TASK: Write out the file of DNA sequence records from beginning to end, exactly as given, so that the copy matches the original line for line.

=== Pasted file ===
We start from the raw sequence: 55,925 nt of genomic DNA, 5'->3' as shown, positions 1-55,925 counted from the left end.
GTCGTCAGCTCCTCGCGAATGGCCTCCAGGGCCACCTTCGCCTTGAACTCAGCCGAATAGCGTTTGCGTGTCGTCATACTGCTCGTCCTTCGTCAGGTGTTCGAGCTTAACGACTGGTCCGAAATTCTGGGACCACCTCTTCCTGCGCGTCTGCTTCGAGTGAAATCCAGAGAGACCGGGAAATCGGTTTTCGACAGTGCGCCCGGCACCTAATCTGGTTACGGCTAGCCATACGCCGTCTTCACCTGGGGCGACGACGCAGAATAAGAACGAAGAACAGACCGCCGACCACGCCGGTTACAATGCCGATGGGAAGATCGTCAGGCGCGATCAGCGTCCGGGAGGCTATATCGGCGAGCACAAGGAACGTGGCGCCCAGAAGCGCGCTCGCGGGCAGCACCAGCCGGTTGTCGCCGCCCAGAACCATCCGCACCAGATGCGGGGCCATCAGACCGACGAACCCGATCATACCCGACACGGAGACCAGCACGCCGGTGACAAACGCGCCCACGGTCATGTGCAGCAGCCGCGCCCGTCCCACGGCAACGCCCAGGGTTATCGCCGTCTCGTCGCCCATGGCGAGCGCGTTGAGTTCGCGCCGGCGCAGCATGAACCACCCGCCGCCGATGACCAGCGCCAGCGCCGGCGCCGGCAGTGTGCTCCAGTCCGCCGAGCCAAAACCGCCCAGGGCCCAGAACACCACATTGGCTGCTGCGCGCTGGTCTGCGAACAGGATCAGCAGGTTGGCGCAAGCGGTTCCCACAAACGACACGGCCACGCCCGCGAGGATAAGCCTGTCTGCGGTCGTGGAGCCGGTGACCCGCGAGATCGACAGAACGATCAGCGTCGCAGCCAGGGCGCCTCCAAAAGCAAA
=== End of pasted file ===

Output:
We start from the raw sequence: 55,925 nt of genomic DNA, 5'->3' as shown, positions 1-55,925 counted from the left end.
GTCGTCAGCTCCTCGCGAATGGCCTCCAGGGCCACCTTCGCCTTGAACTCAGCCGAATAGCGTTTGCGTGTCGTCATACTGCTCGTCCTTCGTCAGGTGTTCGAGCTTAACGACTGGTCCGAAATTCTGGGACCACCTCTTCCTGCGCGTCTGCTTCGAGTGAAATCCAGAGAGACCGGGAAATCGGTTTTCGACAGTGCGCCCGGCACCTAATCTGGTTACGGCTAGCCATACGCCGTCTTCACCTGGGGCGACGACGCAGAATAAGAACGAAGAACAGACCGCCGACCACGCCGGTTACAATGCCGATGGGAAGATCGTCAGGCGCGATCAGCGTCCGGGAGGCTATATCGGCGAGCACAAGGAACGTGGCGCCCAGAAGCGCGCTCGCGGGCAGCACCAGCCGGTTGTCGCCGCCCAGAACCATCCGCACCAGATGCGGGGCCATCAGACCGACGAACCCGATCATACCCGACACGGAGACCAGCACGCCGGTGACAAACGCGCCCACGGTCATGTGCAGCAGCCGCGCCCGTCCCACGGCAACGCCCAGGGTTATCGCCGTCTCGTCGCCCATGGCGAGCGCGTTGAGTTCGCGCCGGCGCAGCATGAACCACCCGCCGCCGATGACCAGCGCCAGCGCCGGCGCCGGCAGTGTGCTCCAGTCCGCCGAGCCAAAACCGCCCAGGGCCCAGAACACCACATTGGCTGCTGCGCGCTGGTCTGCGAACAGGATCAGCAGGTTGGCGCAAGCGGTTCCCACAAACGACACGGCCACGCCCGCGAGGATAAGCCTGTCTGCGGTCGTGGAGCCGGTGACCCGCGAGATCGACAGAACGATCAGCGTCGCAGCCAGGGCGCCTCCAAAAGCAAA